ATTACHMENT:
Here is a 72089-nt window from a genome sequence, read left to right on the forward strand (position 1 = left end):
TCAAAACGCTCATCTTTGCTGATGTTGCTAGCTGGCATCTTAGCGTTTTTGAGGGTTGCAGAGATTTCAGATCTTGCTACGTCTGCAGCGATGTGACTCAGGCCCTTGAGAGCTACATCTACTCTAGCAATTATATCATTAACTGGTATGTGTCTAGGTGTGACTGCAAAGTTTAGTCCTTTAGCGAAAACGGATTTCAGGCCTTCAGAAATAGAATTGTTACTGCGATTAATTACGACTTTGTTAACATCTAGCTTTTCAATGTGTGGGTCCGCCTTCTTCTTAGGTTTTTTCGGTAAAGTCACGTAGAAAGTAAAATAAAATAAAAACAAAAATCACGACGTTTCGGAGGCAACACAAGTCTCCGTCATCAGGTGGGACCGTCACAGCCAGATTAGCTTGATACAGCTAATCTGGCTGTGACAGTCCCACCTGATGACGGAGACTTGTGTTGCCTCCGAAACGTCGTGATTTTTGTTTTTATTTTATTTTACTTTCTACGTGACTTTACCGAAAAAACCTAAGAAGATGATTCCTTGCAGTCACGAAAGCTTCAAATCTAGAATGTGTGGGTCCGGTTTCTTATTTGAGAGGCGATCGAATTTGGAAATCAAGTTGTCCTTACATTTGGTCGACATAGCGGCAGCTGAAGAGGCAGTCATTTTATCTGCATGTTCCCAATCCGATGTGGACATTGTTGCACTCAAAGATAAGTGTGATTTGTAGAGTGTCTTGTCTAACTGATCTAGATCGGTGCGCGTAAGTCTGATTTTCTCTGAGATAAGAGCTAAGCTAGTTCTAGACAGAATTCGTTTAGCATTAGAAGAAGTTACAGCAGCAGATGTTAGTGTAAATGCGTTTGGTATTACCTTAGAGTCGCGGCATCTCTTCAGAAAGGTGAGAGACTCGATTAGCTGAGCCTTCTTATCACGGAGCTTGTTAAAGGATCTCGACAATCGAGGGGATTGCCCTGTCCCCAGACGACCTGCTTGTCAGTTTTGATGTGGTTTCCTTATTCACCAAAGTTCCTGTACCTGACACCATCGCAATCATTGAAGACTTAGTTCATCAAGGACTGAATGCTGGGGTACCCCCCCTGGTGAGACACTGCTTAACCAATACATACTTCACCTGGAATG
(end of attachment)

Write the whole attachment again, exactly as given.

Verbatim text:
Here is a 72089-nt window from a genome sequence, read left to right on the forward strand (position 1 = left end):
TCAAAACGCTCATCTTTGCTGATGTTGCTAGCTGGCATCTTAGCGTTTTTGAGGGTTGCAGAGATTTCAGATCTTGCTACGTCTGCAGCGATGTGACTCAGGCCCTTGAGAGCTACATCTACTCTAGCAATTATATCATTAACTGGTATGTGTCTAGGTGTGACTGCAAAGTTTAGTCCTTTAGCGAAAACGGATTTCAGGCCTTCAGAAATAGAATTGTTACTGCGATTAATTACGACTTTGTTAACATCTAGCTTTTCAATGTGTGGGTCCGCCTTCTTCTTAGGTTTTTTCGGTAAAGTCACGTAGAAAGTAAAATAAAATAAAAACAAAAATCACGACGTTTCGGAGGCAACACAAGTCTCCGTCATCAGGTGGGACCGTCACAGCCAGATTAGCTTGATACAGCTAATCTGGCTGTGACAGTCCCACCTGATGACGGAGACTTGTGTTGCCTCCGAAACGTCGTGATTTTTGTTTTTATTTTATTTTACTTTCTACGTGACTTTACCGAAAAAACCTAAGAAGATGATTCCTTGCAGTCACGAAAGCTTCAAATCTAGAATGTGTGGGTCCGGTTTCTTATTTGAGAGGCGATCGAATTTGGAAATCAAGTTGTCCTTACATTTGGTCGACATAGCGGCAGCTGAAGAGGCAGTCATTTTATCTGCATGTTCCCAATCCGATGTGGACATTGTTGCACTCAAAGATAAGTGTGATTTGTAGAGTGTCTTGTCTAACTGATCTAGATCGGTGCGCGTAAGTCTGATTTTCTCTGAGATAAGAGCTAAGCTAGTTCTAGACAGAATTCGTTTAGCATTAGAAGAAGTTACAGCAGCAGATGTTAGTGTAAATGCGTTTGGTATTACCTTAGAGTCGCGGCATCTCTTCAGAAAGGTGAGAGACTCGATTAGCTGAGCCTTCTTATCACGGAGCTTGTTAAAGGATCTCGACAATCGAGGGGATTGCCCTGTCCCCAGACGACCTGCTTGTCAGTTTTGATGTGGTTTCCTTATTCACCAAAGTTCCTGTACCTGACACCATCGCAATCATTGAAGACTTAGTTCATCAAGGACTGAATGCTGGGGTACCCCCCCTGGTGAGACACTGCTTAACCAATACATACTTCACCTGGAATG